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Plasma polymers formed in radio frequency sustained non-equilibrium plasma. Morgan Alexander.

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plasma polymers formed in radio frequency sustained non equilibrium plasma

Plasma polymers formed in radio frequency sustained non-equilibrium plasma

Morgan Alexander

plasma

Different flame types of a Bunsen burner depend on oxygen supply. On the left a rich fuel mixture with no premixed oxygen produces a yellow sooty diffusion flame, and on the right a lean fully oxygen premixed flame produces no soot and the flame color bob produced by molecular radical band emission.

The Earth's "plasma fountain", showing oxygen, helium, and hydrogen ions that gush into space from regions near the Earth's poles. The faint yellow area shown above the north pole represents gas lost from Earth into space; the green area is the aurora borealis-or plasma energy pouring back into the atmosphere.

An example of a plasma displayComposition of plasma display panel

Plasma

A fluorescent lamp is a gas-discharge lamp that uses electricity to excite mercuryvapor in argon or neon gas, resulting in a plasma that produces short-wave ultraviolet light. This light then causes a phosphor to fluoresce, producing visible light.0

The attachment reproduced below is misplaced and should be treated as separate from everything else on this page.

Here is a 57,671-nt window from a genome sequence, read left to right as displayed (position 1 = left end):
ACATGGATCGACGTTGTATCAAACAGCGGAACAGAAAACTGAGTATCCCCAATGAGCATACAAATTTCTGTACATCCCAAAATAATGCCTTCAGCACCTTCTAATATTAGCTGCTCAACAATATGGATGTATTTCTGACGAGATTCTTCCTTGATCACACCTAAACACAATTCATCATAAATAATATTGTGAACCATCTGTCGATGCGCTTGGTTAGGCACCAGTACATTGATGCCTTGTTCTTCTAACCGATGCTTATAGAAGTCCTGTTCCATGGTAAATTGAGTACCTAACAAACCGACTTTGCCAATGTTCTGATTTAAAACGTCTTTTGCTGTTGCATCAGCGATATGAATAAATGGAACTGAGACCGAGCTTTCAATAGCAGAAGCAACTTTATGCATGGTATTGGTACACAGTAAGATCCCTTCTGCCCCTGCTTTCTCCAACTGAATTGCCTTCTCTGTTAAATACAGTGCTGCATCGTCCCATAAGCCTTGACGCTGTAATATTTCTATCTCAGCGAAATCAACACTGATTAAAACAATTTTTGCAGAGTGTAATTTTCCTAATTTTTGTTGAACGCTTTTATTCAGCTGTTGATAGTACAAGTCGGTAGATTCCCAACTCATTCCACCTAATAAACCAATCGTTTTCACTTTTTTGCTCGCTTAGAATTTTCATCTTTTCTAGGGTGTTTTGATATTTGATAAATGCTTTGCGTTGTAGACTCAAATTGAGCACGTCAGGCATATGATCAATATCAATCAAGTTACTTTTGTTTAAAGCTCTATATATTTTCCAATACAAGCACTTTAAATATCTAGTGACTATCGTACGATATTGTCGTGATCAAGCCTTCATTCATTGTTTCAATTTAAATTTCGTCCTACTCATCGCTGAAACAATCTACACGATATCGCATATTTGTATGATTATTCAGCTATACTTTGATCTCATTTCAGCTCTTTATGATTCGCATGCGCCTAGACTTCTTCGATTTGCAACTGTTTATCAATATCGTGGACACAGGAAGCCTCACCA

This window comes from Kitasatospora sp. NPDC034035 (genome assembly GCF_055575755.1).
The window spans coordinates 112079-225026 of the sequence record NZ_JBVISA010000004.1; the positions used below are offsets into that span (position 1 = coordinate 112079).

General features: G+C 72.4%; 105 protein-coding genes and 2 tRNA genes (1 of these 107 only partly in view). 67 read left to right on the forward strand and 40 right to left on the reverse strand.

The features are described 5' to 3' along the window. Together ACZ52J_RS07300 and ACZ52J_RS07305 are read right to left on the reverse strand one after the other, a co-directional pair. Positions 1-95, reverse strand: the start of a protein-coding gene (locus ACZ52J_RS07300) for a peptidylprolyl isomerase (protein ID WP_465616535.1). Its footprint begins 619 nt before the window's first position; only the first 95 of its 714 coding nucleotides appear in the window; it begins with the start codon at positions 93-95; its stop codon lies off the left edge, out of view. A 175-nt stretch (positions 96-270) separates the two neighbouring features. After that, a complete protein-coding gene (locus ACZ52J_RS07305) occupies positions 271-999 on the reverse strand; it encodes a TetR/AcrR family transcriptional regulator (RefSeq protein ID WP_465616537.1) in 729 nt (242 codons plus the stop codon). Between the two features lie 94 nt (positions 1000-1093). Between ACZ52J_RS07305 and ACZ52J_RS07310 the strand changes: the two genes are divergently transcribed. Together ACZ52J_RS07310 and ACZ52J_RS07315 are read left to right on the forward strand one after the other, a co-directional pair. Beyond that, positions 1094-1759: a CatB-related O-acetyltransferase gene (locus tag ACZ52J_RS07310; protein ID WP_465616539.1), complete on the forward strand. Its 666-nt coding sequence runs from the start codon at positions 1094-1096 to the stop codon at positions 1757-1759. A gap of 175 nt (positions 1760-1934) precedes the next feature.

plasma components
Plasma components
  • Electrons
  • Monomer
  • Radical monomer molecules and molecular and atomic fragments
  • Positive molecules
  • Negative molecules
  • Radiation, including visible and vacuum UV
  • Substrate-sheath
examples of reactions which can occur in the plasma phase of a di atomic gas
Reactions of electrons

Ionization

e- + X-X → X-X+ + 2 e-

e- + X → X+ + 2 e-

Dissociative ionization

e- + X-X → X+ + X+ + 2 e-

Dissociation

e- + X-X → 2X + e-

Dissociative attachment

e- + X-X → X- + X

X- + X+ + e-

Attachment

e- + X-X → X-X-

e- + X → X-

Recombination

e- + X+ → X

e- + X-X+ → X-X

Reactions of ions

Charge transfer

X+ + X-X → X-X+ + X

X-X+ + X → X-X + X

X- + X-X → X-X- + X

X-X- + X → X-X + X-

Detachment

X- + X → X-X + e-

X- + X-X → X-X + X + e-

X-X- + X → X+X X-X + e-

X-X- + X-X → 2 X-X + e-

Ion-ion recombination

X- + X+ → X-X

X- + X-X+ → X-X+X

X-X- + X+ → X-X + X

X-X- + X-X+ → 2 X-X

Atom recombination

2 X → X-X

3 X → X+ X-X

X → WALL ½ X-X

Examples of reactions which can occur in the plasma phase of a di-atomic gas

A.T. Bell, Chapter 1 in: Techniques and Applications of Plasma Chemistry, Eds.: J.R. Hollahan and A.T. Bell, Johan Wiley, New York, (1974).

a new positive ion mechanism
A new positive ion mechanism

O'Toole, L.; Beck, A. J.; Ameen, A. P.; Jones, F. R.; Short, R. D., Radiofrequency-Induced Plasma Polymerization of Propenoic Acid and Propanoic Acid. Journal of the Chemical Society-Faraday Transactions 1995, 91, (21), 3907-3912.

more positive ion mechanisms
More positive ion mechanisms

Alexander, M. R.; Jones, F. R.; Short, R. D., Mass spectral investigation of the radio-frequency plasma deposition of hexamethyldisiloxane. Journal of Physical Chemistry B 1997, 101, (18), 3614-3619.

summary
Summary
  • A large range of reactions are possible in plasma.
  • Initial plasma polymerisation mechanisms were speculative based on conventional chemistry.
  • Much subsequent work has sought to measure the species in organic plasmas, revealing other potential mechanisms.
  • Plasma polymers are often unstable due to a high concentration of trapped free radicals. [T Gengenback ]